Fed Notes Indicate Economy's Troubles Aren't Over

 |  Includes: BA, CAT, HON, JOY
by: Zacks Investment Research

Zacks’ Director of Equity Research, Dirk van Dijk, CFA, has pored over the recently released Fed Reserve notes from its March meeting. We were interested in getting his take on them, including what suggestions he would give to investors based on his findings.

So what is your initial take on the recently released minutes from the Federal Reserve’s March meeting?

All in all, not a pretty picture – especially seeing as since this meeting, the data has gotten worse. We are now on the fourth consecutive month of private payrolls declining, and the declines have turned out to be much steeper after the revisions than the data the Fed was looking at.

Well, it does mention that private payroll employment posted a third consecutive monthly decline.

True, but even still, it seems likely that the employment numbers are overstated – or job losses understated; take your pick – due to the Birth/Death [B/D] adjustment. Now, there is nothing nefarious about the B/D, it's just that it is trend-following and at inflection points tends to get things wrong. Thus, it overstates employment as things start turning south, and understates employment when things start to get better.

I would note that the unemployment rate is now up to 5.1%. Also, falling aggregate hours indicates that 1Q GDP is likely to be weak. Given the decline in real estate values and slowing retail sales, it seems quite likely that property taxes and sales taxes – the two principal sources of State and Local Government revenues – are going to fall. This will make employment gains in these sectors unsustainable.

What do you think about the notes on real consumer spending having stalled?

If wealth is decreasing and real incomes are not rising, it should not be a surprise that real consumer spending has stalled. Long-term, however, this is a good thing, since less spending means more savings – and the U.S. is a savings-starved economy. However, it does lead to slower economic growth. The consumer represents about 70% of the economy.

Do you feel we’ll see the end of the housing crisis at some point in 2008?

We might see an end of the decline in housing starts later this year, but a quick rebound is very unlikely. Housing prices are still way too high relative to historical measures like price to rent, home values as a percent of GDP, and median price to median income. Look for prices to continue to decline for the next few years – not months, years.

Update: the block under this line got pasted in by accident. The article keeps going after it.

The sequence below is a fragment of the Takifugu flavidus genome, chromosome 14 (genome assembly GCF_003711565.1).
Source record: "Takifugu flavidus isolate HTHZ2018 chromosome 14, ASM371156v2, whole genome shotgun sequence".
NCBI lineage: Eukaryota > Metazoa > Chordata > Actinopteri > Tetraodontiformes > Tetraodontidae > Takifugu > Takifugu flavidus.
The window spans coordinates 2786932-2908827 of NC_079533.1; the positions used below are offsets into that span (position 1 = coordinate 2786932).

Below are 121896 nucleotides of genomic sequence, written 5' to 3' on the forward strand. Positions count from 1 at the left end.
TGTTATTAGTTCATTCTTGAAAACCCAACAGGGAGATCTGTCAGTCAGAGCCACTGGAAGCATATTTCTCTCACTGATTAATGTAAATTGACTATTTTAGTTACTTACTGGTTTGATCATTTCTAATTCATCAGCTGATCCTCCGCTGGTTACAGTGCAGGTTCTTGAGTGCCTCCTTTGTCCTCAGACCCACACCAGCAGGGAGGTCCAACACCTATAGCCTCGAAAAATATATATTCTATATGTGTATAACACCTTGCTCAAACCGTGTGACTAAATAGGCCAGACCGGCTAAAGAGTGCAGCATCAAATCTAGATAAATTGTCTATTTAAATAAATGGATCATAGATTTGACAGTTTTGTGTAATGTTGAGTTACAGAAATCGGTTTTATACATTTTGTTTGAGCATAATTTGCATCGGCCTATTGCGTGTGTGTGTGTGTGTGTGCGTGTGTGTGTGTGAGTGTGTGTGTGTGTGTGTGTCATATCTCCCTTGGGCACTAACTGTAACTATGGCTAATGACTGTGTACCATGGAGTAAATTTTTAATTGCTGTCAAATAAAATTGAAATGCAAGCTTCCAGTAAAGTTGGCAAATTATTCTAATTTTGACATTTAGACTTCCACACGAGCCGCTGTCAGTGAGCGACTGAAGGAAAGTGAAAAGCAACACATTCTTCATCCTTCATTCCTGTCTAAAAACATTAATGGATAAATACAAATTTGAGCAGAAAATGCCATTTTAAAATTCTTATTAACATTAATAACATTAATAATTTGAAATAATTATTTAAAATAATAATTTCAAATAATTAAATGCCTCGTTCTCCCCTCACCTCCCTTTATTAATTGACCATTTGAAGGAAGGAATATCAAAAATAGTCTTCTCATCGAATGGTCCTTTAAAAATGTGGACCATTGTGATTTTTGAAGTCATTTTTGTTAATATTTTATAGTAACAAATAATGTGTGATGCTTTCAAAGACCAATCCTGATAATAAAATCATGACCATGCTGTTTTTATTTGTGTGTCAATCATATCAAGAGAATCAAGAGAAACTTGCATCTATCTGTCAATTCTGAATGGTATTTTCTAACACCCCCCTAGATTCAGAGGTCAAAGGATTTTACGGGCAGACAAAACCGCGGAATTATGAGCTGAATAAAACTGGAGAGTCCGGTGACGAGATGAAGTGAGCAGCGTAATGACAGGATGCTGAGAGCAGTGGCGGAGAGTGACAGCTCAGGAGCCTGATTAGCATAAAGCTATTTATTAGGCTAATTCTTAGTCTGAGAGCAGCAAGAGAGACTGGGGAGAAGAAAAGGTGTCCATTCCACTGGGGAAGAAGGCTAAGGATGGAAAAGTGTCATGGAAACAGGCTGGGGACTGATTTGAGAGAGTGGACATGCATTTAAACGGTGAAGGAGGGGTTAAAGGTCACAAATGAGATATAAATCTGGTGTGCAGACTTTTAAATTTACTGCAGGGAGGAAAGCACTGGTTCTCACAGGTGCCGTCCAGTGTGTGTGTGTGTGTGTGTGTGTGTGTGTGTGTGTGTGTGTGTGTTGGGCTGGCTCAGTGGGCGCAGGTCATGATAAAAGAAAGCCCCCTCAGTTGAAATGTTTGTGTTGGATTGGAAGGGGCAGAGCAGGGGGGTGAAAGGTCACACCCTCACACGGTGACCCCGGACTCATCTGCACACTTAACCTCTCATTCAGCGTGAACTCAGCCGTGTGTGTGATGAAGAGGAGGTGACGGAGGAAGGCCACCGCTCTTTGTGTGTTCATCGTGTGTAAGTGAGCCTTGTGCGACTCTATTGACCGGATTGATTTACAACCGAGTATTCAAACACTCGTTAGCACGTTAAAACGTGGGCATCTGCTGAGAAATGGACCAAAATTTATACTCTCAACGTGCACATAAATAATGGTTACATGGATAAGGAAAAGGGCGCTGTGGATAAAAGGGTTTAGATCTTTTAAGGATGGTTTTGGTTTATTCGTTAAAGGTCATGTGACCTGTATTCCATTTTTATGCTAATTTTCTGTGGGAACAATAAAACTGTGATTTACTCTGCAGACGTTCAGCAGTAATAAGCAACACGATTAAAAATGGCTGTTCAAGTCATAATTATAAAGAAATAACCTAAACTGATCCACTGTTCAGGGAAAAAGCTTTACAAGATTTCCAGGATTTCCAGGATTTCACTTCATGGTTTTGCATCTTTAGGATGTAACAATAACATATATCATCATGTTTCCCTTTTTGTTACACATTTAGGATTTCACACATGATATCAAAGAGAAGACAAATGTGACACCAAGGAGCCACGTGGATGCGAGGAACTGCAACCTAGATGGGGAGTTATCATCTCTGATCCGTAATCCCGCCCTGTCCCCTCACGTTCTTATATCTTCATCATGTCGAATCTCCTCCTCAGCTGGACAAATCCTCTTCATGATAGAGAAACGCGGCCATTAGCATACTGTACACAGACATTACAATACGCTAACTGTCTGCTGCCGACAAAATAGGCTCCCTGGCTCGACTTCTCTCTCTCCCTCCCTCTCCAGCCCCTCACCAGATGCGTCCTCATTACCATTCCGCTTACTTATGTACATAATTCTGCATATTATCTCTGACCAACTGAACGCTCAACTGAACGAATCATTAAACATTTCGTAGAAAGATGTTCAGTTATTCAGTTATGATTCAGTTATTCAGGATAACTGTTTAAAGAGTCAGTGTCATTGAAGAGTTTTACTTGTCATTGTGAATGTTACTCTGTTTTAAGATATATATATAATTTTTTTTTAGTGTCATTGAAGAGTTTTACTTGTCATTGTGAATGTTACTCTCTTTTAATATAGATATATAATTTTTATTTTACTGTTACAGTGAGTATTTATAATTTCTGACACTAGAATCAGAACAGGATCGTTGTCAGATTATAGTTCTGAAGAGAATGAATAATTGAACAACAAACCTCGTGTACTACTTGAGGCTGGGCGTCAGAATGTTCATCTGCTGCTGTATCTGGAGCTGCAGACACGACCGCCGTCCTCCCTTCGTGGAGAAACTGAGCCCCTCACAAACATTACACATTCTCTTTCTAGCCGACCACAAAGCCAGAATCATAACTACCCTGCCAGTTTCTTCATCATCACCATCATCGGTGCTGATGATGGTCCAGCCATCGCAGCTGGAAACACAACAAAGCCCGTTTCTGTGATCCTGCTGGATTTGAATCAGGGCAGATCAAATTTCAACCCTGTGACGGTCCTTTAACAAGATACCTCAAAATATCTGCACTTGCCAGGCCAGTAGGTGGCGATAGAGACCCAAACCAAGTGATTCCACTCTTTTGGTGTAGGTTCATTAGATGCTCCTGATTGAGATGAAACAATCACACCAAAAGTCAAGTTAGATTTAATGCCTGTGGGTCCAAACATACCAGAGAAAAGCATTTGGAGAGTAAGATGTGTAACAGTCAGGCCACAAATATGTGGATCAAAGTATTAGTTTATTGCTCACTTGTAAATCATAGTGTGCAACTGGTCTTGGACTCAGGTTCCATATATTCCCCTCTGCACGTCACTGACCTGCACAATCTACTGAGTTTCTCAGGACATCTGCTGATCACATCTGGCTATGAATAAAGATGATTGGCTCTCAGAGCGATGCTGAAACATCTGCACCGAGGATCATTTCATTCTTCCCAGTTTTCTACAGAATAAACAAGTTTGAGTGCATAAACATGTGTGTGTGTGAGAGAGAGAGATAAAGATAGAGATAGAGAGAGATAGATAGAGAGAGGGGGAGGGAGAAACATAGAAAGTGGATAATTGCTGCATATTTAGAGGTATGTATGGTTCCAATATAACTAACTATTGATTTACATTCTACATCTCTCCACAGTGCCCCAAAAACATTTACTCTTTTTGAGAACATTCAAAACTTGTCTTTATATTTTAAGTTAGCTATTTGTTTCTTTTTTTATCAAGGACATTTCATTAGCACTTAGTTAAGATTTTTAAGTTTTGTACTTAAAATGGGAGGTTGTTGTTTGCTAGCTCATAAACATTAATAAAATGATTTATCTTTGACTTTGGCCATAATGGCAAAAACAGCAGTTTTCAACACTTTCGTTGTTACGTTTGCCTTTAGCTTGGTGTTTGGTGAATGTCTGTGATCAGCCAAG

Are you of the mindset that the Fed is assessing the outlook correctly?

Seems to me that the projections from the Fed Reserve notes are indeed moving in the direction of reality. Although, I’m a little surprised by their statement about housing prices falling more than anticipated. Were they referring to the pace of the decline, in that it will be over more quickly?

If so, then the look ahead to 2009 seems to make no sense to me. Housing prices have to come down. Yes, we could have a "W-shaped" recession due to the effects of the stimulus package. But the effects of the housing decline will continue for a long time.

Where do you see housing prices going, finally, and what should investors do about this?

From the peaks, housing prices will probably come down 25%, which translates into about $5 trillion of lost wealth. A good portion of those losses will be borne by the banking system. To make it up, the banks will have to raise more capital diluting the existing shareholders and they will have to cut their dividends.

We see this process today at Washington Mutual (NYSE:WM) and have seen it in many other financial institutions so far, including Fannie Mae (FNM), Freddie Mac (FRE), Morgan Stanley (NYSE:MS) and Citigroup (NYSE:C).

Of course, they are the lucky ones. The unlucky ones go belly-up the way New Century did, or get take-unders like Countrywide (CFC) and Bear Stearns (NYSE:BSC). I would continue to avoid or underweight the sector.

The strength in net exports should be real, however. So, big exporters in the Industrial sector like Boeing (NYSE:BA), Caterpillar (NYSE:CAT), Joy Global (JOYG) and Honeywell (NYSE:HON) could be well positioned.

Dirk van Dijk, CFA is the Director of Zacks Equity Research.